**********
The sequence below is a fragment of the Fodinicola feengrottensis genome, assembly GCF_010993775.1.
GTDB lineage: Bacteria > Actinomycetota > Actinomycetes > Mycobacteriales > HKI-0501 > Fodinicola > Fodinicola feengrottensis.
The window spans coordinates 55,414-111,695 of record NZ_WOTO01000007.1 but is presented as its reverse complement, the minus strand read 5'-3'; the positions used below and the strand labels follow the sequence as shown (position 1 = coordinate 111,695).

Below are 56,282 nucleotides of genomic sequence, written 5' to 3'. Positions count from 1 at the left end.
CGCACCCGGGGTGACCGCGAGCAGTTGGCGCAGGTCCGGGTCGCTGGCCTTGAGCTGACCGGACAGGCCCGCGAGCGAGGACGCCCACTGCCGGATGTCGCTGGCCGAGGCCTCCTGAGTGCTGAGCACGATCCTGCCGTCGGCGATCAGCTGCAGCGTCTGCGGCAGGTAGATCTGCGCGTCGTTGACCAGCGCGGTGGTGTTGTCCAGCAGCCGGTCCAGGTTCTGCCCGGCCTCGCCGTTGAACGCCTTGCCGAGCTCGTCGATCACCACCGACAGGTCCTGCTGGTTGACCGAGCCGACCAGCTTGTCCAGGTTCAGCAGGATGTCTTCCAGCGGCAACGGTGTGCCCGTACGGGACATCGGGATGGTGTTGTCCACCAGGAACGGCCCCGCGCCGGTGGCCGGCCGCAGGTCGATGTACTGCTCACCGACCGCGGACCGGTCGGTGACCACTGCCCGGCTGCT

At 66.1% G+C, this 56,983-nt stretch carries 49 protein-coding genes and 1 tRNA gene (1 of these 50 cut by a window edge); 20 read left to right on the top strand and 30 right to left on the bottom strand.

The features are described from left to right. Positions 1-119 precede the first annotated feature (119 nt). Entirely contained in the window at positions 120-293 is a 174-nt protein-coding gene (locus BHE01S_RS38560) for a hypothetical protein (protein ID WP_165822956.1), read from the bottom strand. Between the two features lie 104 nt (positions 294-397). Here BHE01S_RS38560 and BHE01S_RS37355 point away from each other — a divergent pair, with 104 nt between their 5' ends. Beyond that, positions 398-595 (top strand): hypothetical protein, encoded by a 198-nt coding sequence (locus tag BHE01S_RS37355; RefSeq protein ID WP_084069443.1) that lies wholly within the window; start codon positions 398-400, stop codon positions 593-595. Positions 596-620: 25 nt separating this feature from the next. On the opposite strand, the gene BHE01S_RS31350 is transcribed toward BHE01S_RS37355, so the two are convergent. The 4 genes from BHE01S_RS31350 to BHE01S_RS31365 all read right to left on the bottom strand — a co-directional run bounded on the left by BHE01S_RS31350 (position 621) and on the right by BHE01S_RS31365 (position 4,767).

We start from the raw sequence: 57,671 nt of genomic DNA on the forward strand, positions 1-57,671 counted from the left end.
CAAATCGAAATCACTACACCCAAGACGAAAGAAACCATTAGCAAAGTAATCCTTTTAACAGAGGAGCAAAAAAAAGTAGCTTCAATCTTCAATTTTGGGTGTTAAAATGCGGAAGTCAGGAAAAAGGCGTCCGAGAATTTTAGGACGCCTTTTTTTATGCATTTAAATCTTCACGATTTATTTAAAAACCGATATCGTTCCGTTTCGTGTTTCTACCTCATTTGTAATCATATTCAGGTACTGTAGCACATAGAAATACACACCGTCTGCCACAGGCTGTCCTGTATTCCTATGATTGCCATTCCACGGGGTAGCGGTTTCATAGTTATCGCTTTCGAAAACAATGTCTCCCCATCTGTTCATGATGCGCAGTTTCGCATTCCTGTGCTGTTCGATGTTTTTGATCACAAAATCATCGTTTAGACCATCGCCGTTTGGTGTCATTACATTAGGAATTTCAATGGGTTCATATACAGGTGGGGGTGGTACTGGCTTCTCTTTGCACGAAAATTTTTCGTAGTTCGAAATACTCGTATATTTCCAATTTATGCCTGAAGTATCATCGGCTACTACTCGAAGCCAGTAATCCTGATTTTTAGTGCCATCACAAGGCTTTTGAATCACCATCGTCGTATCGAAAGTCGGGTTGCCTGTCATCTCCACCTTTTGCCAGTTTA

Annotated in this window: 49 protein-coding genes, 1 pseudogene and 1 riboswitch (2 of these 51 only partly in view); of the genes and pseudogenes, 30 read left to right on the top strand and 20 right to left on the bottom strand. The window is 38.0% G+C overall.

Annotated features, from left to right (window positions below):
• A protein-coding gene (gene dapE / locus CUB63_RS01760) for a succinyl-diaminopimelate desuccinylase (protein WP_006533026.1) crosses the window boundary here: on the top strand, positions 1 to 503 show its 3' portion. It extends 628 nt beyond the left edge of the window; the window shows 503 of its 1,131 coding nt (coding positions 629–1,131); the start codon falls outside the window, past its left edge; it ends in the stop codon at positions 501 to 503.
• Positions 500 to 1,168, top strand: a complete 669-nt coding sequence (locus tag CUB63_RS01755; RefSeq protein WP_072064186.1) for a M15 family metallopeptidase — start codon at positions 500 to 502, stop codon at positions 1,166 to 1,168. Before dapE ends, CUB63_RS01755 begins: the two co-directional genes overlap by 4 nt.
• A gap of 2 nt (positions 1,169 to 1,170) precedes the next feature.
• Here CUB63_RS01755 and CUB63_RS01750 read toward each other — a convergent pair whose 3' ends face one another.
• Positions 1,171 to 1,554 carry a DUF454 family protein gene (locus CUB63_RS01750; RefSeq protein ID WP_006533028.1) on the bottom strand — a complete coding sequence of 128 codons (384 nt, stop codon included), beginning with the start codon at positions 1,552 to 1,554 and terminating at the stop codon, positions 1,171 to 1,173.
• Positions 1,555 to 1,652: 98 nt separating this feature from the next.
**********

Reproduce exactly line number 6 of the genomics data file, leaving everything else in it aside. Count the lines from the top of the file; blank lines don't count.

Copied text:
At 66.1% G+C, this 56,983-nt stretch carries 49 protein-coding genes and 1 tRNA gene (1 of these 50 cut by a window edge); 20 read left to right on the top strand and 30 right to left on the bottom strand.